In this new edition of his critically acclaimed book, Jon Elster examines the nature of social behavior, proposing choice as the central concept of the social sciences. Extensively revised throughout, the book offers an overview of key explanatory mechanisms, drawing on many case studies and experiments to explore the nature of explanation in the social sciences; an analysis of the mental states - beliefs, desires, and emotions - that are precursors to action; a systematic comparison of rational-choice models of behavior with alternative accounts, and a review of mechanisms of social interaction ranging from strategic behavior to collective decision making. A wholly new chapter includes an exploration of classical moralists and Proust in charting mental mechanisms operating 'behind the back' of the agent, and a new conclusion points to the pitfalls and fallacies in current ways of doing social science, proposing guidelines for more modest and more robust procedures.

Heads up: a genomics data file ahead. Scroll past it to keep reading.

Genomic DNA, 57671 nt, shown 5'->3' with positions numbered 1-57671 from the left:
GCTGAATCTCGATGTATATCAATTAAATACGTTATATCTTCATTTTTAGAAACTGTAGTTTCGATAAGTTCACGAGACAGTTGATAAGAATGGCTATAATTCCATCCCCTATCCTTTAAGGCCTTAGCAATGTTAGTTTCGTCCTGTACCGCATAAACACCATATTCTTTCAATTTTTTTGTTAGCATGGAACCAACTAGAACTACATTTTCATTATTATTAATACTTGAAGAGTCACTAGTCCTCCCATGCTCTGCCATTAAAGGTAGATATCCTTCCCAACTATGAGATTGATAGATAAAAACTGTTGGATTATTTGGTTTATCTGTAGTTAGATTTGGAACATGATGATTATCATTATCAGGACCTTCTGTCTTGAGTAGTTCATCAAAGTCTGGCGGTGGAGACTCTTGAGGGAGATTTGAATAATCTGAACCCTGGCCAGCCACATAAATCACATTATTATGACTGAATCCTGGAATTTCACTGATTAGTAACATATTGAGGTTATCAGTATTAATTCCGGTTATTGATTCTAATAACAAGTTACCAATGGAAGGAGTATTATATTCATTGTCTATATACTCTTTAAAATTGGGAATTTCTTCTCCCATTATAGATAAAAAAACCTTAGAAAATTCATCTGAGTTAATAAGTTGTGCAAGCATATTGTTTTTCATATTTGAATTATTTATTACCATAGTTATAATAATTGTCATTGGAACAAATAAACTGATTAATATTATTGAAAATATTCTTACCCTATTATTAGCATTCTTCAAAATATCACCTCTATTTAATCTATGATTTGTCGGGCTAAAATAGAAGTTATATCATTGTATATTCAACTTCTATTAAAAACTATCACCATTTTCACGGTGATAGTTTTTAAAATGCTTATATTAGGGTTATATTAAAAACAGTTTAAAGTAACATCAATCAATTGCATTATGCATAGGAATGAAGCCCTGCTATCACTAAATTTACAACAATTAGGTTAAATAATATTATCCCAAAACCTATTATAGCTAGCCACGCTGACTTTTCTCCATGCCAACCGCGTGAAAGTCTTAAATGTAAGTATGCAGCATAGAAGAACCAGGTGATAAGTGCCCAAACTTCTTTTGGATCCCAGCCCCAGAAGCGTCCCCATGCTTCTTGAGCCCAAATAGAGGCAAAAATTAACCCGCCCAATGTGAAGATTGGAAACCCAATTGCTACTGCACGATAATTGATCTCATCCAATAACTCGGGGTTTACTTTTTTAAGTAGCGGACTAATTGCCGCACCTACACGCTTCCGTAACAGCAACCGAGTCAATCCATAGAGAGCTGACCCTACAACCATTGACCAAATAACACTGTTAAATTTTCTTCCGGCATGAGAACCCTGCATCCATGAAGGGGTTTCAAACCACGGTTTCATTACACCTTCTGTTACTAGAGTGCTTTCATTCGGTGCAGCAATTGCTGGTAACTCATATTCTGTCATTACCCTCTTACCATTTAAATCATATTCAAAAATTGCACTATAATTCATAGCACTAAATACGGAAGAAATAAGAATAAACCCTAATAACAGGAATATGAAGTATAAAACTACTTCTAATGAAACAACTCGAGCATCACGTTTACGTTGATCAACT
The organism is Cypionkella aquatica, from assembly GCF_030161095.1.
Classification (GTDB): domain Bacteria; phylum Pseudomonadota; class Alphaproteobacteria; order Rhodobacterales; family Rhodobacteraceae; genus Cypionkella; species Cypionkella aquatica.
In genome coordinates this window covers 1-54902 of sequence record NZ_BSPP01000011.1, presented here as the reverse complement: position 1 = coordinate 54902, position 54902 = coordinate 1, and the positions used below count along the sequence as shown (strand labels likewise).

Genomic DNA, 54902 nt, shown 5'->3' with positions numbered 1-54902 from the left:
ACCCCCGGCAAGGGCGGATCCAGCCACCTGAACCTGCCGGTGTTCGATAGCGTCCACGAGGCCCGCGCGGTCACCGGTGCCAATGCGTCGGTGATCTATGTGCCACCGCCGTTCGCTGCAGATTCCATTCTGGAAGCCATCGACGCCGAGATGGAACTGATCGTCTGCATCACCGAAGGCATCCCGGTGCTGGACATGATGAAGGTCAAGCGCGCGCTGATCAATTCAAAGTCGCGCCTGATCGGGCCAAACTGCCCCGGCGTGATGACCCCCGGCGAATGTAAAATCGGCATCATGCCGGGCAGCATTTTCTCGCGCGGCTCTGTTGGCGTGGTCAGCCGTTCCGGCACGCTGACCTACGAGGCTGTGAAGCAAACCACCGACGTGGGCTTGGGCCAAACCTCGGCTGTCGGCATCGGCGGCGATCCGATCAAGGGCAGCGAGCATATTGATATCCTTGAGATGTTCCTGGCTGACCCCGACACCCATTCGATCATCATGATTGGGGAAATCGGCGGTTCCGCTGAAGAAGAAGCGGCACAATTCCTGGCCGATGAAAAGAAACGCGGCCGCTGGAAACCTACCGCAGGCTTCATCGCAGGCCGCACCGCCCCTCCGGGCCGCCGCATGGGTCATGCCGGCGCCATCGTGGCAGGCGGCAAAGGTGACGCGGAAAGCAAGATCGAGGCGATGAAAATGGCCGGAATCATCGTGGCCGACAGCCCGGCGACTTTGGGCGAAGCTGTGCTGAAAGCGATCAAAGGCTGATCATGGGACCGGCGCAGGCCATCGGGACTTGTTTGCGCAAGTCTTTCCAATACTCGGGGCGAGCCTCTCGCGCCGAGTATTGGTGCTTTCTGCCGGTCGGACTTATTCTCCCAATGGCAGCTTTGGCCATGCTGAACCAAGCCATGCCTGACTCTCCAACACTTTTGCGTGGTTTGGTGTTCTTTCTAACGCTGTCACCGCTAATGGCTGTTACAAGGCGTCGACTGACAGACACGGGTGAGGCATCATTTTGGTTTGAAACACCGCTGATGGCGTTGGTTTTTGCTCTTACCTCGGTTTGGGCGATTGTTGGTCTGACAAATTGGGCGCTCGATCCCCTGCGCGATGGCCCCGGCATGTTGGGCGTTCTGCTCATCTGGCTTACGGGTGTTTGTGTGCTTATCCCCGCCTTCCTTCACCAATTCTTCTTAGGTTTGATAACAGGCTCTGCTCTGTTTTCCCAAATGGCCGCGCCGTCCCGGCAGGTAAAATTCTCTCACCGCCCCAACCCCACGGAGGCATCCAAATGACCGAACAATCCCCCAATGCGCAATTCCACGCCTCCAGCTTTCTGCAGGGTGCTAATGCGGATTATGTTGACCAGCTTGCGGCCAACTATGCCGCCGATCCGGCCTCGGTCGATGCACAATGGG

Jon Elster is Robert K. Merton Professor of Social Science at Columbia University, New York and Professeur Honoraire at the College de France. He is the author or editor of thirty-four books, most recently Agir contre soi: la faiblesse de volonte (2007), Le desinteressement: traite critique de l'homme economique (2009), Alexis de Tocqueville: The First Social Scientist (Cambridge, 2009), L'irrationalite (2010) and Securities against Misrule: Juries, Assemblies, Elections (Cambridge, 2013).